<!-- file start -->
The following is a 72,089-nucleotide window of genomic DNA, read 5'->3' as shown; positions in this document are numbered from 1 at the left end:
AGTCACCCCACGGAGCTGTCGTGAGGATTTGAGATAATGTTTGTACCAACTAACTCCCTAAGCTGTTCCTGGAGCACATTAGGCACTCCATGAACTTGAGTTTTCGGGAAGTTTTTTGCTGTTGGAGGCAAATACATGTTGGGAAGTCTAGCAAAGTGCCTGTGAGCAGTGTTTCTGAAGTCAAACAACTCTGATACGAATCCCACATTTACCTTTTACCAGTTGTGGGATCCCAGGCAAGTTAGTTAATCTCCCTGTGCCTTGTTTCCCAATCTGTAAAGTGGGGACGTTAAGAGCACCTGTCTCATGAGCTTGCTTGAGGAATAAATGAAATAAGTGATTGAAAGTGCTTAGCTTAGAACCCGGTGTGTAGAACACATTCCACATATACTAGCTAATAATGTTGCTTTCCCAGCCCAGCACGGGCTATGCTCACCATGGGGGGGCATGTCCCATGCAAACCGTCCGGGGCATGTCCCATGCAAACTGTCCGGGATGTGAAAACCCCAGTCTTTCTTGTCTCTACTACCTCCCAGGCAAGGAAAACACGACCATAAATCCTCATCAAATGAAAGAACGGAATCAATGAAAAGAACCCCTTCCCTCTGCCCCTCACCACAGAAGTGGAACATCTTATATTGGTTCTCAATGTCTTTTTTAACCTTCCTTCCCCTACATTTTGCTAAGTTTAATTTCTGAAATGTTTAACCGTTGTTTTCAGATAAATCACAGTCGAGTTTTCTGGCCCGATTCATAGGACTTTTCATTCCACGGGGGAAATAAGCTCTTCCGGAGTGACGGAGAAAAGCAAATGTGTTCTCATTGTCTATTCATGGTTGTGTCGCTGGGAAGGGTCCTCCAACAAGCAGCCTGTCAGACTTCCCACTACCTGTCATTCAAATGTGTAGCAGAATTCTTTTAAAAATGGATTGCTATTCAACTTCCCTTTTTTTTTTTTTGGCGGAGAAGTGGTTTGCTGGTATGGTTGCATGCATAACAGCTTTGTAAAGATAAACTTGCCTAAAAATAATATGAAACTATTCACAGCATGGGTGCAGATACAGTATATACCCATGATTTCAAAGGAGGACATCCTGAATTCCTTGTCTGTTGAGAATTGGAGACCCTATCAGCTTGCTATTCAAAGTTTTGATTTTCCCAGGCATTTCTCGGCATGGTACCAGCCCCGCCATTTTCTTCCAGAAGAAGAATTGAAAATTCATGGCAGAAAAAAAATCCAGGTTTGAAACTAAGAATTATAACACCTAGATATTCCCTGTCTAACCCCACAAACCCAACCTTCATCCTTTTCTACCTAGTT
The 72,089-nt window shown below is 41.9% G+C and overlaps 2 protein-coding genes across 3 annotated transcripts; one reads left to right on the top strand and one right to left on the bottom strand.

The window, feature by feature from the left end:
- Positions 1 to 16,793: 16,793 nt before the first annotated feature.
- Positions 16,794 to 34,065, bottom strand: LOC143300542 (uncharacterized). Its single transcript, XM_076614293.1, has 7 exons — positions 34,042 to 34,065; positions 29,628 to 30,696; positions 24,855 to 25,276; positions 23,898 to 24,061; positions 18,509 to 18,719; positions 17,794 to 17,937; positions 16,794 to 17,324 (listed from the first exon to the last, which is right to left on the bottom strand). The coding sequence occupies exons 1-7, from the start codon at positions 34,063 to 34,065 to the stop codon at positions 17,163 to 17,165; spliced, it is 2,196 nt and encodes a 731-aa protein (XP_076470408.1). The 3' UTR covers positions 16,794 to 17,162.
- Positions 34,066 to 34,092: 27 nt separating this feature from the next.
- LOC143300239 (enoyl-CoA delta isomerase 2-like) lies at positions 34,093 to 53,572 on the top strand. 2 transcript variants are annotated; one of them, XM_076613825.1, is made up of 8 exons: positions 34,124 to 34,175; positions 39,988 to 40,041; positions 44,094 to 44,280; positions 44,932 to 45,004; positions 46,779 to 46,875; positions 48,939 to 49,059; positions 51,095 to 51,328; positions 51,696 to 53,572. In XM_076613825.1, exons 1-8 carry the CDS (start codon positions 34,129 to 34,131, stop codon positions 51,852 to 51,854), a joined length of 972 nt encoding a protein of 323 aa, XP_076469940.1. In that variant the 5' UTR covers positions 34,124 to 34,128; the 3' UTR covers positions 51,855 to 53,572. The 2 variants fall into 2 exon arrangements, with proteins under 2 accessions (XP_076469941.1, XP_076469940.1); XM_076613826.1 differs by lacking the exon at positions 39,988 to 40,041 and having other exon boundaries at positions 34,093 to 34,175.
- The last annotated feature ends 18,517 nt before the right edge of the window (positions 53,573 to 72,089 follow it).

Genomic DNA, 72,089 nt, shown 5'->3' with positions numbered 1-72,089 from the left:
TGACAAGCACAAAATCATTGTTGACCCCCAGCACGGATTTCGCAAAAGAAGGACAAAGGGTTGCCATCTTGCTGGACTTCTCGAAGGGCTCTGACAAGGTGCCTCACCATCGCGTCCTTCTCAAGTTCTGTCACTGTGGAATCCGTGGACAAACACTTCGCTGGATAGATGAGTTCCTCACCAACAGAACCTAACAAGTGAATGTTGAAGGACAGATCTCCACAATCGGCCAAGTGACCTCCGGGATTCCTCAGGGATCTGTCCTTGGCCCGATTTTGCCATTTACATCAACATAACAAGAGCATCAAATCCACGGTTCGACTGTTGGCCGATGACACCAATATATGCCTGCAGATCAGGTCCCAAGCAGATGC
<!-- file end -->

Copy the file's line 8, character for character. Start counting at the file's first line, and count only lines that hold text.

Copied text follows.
- LOC143300239 (enoyl-CoA delta isomerase 2-like) lies at positions 34,093 to 53,572 on the top strand. 2 transcript variants are annotated; one of them, XM_076613825.1, is made up of 8 exons: positions 34,124 to 34,175; positions 39,988 to 40,041; positions 44,094 to 44,280; positions 44,932 to 45,004; positions 46,779 to 46,875; positions 48,939 to 49,059; positions 51,095 to 51,328; positions 51,696 to 53,572. In XM_076613825.1, exons 1-8 carry the CDS (start codon positions 34,129 to 34,131, stop codon positions 51,852 to 51,854), a joined length of 972 nt encoding a protein of 323 aa, XP_076469940.1. In that variant the 5' UTR covers positions 34,124 to 34,128; the 3' UTR covers positions 51,855 to 53,572. The 2 variants fall into 2 exon arrangements, with proteins under 2 accessions (XP_076469941.1, XP_076469940.1); XM_076613826.1 differs by lacking the exon at positions 39,988 to 40,041 and having other exon boundaries at positions 34,093 to 34,175.